Hot Flashes in Men
As you think of hot whizzes, you probably think of a woman in perimenopause. But surprisingly, men can also experience the pain of flushing and sweating from hot flashes. In fact according to Harvard Medical School (HMS), although fewer men experience this condition than women do, some men can find hot flashes in the same way troubling as middle-aged women do (HMS, 2009).
The actual Men Adobe flash
Approximately per cent of women are prone to post-menopausal hot flashes when their the amount of estrogen decrease at perimenopause (HMS, 2009). As with women, hormones are the culprit in men’s hot flashes. However, men avoid experience a sharp reduction in their testosterone as they age. Their hormone levels decline only by about one percentage point after age 40 (HMS, 2009). Therefore, almost all men maintain an enough store of testosterone rather than experience hot flashes.
Still, you may find yourself “flashing” if you receive a treatment for prostate cancer called androgen deprivation therapy. Testo-sterone stimulates prostate cell growth–so therapies that reduce androgenic hormone or testosterone levels can help treat prostate cancer. However, when testosterone drops, hot blinks become more common.
HMS estimates that as much as 85 percent of men who are treated with vom männlichen geschlechtshormon deprivation remedy may have hot flashes (HMS, 2009). The Journal of Encouraging Oncology reports that men who have been castrated due to prostate malignancy may experience hot sensations as commonly as women do after menopause (Spetz et al., 2003).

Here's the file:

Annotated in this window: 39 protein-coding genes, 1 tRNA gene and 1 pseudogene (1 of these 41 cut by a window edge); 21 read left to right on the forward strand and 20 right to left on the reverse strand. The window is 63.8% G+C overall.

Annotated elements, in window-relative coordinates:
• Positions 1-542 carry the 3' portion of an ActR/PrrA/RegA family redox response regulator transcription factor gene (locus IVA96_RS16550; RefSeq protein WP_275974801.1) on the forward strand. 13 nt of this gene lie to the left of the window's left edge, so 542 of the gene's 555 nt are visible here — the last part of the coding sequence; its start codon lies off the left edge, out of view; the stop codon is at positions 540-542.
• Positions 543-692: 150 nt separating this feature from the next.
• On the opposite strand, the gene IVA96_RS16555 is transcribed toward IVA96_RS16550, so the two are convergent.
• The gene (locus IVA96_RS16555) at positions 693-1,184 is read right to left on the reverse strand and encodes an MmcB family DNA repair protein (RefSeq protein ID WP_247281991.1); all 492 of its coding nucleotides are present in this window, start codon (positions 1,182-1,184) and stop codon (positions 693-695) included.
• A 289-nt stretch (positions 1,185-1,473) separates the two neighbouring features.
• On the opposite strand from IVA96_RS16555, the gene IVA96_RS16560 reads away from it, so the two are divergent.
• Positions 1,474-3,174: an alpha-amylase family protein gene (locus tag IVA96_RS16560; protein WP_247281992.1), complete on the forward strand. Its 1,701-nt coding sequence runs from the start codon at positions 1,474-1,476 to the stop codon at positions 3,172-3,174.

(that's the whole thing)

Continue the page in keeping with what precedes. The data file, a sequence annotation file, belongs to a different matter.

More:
Symptoms in Guys
While the triggers of hormone reduce differ for men and women, the symptoms of hot flashes are the same in both genders. That is, a sensation of heat and flushing comes on suddenly–most intensely in the head and start areas. Heavy sweating and a reddening of the skin may accompany these symptoms.
Such symptoms may pass quickly, averaging about four minutes, and effect in a cold sweating. Some women and men will experience these symptoms infrequently, while others may suffer from them up to ten-times a day (HMS, 2009).
Many men stop having flashes within three to four months of polishing off their androgen deprivation treatment (HMS, 2009). Men who stay on the remedy may continue to undergo from symptoms.
The right way to Deal with Men’s Hot Sensations
Relating to the National Cancers Institute (NCI), three drugs can effectively treat hot flashes in men who have prostate cancer:
- venlafaxine (Effexor LP), an antidepressant
- medroxyprogesterone acetate (Gestoral), a progestin hormone therapy
- cyproterone acetate (Androcur) an antiandrogen hormone remedy (NCI, 2010)
In a 2010 analyze published in Lancet Oncology, all three of these medicines decreased the amount of hot flashes and the level of their intensity. The hormonal remedies were found to be about twice as effective as the antidepressant at symptom treatment (Irani et al., 2010).
Men with hot flashes may get some rest from taking woman hormones as well. HMS reports on research that found 83 percent of men experienced relief from taking estradiol, and 70 to 90 percent reported reductions using megestrol and medroxyprogesterone. The antiseizure medication gabapentin has also recently been found to reduce hot flashes in men (HMS, 2009).
Additionally, the NCI notes that hot flushes in men are not always serious enough to require treatment–so if in doubt, wait it out (NCI, 2010). While being male doesn’t make you immune to hot blinks, you can take the reassurance of knowing that the indication is extremely treatable.